mixture of soap and sugar with water. On withdrawing the frame its inner space will be occupied with a flat film. of so little weight that it does not visibly sag, but becomes more tense as it is attenuated. A closed contour of cotton or silk thread laid upon the film will lie in any form so long as the film is whole and its tension equal in every direction. But the instant it is broken
within the contour the thread will stretch and assume a circular form as in Fig. 5, under the influence of the outward tensions of the rest of the film. It takes the shape in which it bounds as great a surface as its length permits, which is that of a circle. Prof. Schoentjes has varied upon this experiment by using, instead of a simple thread, a system composed of portions of rectilinear solids and portions of arbitrary form, made by passing threads loosely through pieces of fine straws (as in the object lying on the table in Fig. 5). This being placed upon the film and the film pierced, as in the previous experiment, invariably assumed a shape in which all the loose thread portions became arcs of a single circumference, of which the rectilinear solid portions (the straws) constituted chords—or the figure, according to Steiner, of the maximum surface that can be limited by a contour so composed, M. Terquem and M. Gossart, by breaking the film at one or more points outside of the contour, make the thread double into loops.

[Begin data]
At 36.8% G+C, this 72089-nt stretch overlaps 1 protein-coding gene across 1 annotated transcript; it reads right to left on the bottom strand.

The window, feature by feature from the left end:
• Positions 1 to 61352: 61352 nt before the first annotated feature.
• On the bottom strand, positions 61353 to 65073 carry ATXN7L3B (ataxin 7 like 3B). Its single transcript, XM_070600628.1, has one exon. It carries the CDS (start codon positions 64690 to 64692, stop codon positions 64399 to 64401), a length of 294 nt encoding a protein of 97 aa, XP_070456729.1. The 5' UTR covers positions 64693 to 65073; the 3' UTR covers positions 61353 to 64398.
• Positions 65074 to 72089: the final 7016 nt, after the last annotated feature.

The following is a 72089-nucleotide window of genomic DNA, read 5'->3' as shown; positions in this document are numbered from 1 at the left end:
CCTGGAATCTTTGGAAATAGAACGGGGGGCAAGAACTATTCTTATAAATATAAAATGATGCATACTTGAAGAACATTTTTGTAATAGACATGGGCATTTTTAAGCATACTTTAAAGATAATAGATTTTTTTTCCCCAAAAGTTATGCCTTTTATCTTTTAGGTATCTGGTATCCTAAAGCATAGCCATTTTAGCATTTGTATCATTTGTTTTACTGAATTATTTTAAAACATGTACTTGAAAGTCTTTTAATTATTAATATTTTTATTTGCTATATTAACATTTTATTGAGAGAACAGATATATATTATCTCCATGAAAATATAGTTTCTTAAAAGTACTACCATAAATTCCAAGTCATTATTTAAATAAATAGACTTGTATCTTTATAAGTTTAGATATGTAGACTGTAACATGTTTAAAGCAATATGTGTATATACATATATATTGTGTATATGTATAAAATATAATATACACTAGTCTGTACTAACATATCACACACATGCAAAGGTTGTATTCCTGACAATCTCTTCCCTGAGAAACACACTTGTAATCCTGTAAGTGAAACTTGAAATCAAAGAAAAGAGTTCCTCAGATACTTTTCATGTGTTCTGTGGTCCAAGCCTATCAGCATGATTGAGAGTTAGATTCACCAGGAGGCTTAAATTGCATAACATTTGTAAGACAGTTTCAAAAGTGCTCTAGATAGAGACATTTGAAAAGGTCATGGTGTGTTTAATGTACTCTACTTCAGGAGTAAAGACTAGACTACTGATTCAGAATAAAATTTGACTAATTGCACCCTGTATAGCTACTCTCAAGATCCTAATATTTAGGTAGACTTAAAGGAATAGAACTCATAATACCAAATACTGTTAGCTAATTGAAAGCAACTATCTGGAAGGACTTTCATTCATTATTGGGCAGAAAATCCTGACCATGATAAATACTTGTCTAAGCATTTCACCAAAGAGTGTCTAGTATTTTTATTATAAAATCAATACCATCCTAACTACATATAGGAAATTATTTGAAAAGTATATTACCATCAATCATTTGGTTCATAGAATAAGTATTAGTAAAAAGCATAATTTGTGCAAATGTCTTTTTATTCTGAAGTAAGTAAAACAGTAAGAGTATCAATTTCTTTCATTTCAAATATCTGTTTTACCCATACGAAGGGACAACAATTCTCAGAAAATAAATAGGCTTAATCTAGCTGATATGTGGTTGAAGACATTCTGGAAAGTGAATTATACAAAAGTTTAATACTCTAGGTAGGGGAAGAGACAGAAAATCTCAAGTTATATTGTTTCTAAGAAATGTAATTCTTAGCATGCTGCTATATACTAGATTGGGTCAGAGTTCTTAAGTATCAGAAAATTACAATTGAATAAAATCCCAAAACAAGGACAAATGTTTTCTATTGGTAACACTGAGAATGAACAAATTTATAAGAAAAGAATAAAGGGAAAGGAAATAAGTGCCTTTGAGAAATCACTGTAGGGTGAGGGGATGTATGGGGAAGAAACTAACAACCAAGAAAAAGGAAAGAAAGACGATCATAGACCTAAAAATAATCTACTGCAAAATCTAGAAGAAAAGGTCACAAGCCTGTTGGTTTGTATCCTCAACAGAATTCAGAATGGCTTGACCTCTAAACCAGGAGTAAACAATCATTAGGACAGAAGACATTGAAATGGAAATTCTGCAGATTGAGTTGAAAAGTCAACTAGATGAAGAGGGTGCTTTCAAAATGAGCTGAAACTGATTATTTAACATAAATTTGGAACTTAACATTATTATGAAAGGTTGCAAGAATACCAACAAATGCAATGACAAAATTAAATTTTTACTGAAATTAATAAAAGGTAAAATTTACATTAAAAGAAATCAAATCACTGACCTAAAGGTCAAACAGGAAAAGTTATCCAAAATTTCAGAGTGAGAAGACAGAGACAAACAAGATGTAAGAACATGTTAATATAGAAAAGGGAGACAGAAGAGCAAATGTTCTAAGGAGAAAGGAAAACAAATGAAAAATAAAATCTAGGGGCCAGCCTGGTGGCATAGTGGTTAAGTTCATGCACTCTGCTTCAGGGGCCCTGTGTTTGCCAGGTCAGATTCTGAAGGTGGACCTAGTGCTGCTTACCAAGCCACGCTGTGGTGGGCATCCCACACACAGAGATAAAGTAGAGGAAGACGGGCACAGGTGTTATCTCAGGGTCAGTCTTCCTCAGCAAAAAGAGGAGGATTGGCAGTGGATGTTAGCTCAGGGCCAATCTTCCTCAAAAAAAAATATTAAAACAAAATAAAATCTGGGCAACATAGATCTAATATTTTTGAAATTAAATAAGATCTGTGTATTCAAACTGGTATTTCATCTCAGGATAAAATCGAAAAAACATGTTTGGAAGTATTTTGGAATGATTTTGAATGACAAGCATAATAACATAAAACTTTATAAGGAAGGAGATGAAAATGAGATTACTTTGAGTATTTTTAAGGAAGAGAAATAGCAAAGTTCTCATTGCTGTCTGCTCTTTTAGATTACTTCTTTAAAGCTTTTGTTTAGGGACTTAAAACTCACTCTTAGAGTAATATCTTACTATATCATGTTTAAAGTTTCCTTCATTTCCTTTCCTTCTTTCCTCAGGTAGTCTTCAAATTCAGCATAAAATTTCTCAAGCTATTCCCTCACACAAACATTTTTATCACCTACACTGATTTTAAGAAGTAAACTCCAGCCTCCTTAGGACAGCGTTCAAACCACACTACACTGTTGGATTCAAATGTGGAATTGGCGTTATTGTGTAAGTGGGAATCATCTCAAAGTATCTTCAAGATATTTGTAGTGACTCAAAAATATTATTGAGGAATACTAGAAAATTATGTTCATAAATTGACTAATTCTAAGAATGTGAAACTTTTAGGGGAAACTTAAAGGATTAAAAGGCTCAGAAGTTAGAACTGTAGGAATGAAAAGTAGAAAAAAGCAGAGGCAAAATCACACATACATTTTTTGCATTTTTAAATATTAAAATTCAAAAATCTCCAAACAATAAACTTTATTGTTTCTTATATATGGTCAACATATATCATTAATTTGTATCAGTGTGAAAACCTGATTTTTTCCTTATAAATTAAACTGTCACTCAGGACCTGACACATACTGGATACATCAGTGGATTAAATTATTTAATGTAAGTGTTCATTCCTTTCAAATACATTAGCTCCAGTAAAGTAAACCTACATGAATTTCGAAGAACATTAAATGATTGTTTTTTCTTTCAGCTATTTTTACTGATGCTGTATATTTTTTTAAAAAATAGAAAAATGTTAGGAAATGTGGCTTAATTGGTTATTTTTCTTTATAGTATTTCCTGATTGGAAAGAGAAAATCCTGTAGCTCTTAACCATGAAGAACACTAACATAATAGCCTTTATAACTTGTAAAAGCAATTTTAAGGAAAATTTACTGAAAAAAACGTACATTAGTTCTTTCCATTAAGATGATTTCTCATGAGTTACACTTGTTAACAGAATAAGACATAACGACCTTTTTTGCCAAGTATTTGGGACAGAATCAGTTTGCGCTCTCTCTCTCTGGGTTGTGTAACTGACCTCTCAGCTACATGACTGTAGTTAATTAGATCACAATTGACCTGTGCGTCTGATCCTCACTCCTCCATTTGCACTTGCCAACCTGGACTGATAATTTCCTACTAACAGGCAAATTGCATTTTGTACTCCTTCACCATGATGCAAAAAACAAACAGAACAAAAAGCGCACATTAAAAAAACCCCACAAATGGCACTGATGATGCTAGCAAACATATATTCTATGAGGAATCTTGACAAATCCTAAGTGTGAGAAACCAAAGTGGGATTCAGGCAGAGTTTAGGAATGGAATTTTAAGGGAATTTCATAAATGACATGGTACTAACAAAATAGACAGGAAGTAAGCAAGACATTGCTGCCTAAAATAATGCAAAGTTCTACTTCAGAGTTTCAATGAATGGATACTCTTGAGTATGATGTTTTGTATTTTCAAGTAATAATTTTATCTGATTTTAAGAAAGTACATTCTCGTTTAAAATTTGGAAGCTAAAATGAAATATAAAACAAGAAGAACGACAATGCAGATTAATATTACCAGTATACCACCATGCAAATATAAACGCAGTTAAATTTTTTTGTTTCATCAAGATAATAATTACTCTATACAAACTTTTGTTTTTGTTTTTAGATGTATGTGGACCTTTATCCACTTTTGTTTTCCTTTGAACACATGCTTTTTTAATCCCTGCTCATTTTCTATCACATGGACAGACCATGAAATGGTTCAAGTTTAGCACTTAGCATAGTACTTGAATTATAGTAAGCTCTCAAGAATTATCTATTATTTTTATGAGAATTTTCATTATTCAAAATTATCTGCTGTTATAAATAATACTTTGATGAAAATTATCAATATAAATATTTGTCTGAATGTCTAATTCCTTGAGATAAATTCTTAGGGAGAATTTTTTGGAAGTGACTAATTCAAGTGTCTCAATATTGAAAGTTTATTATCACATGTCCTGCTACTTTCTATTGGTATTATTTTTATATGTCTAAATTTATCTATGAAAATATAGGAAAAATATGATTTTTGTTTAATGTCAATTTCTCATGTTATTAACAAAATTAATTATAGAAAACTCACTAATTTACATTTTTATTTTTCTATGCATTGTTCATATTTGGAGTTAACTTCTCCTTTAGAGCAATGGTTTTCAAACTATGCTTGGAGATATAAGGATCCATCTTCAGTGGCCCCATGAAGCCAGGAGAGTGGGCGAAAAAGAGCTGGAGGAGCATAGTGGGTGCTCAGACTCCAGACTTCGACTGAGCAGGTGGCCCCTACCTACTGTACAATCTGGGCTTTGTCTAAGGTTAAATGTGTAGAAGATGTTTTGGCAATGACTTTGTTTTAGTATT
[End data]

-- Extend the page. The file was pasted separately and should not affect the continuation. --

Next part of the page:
M. Gossart has studied the pressure of this supposed membrane surrounding the drop of water, and its variation under different degrees of curvature. Investigating its behavior in a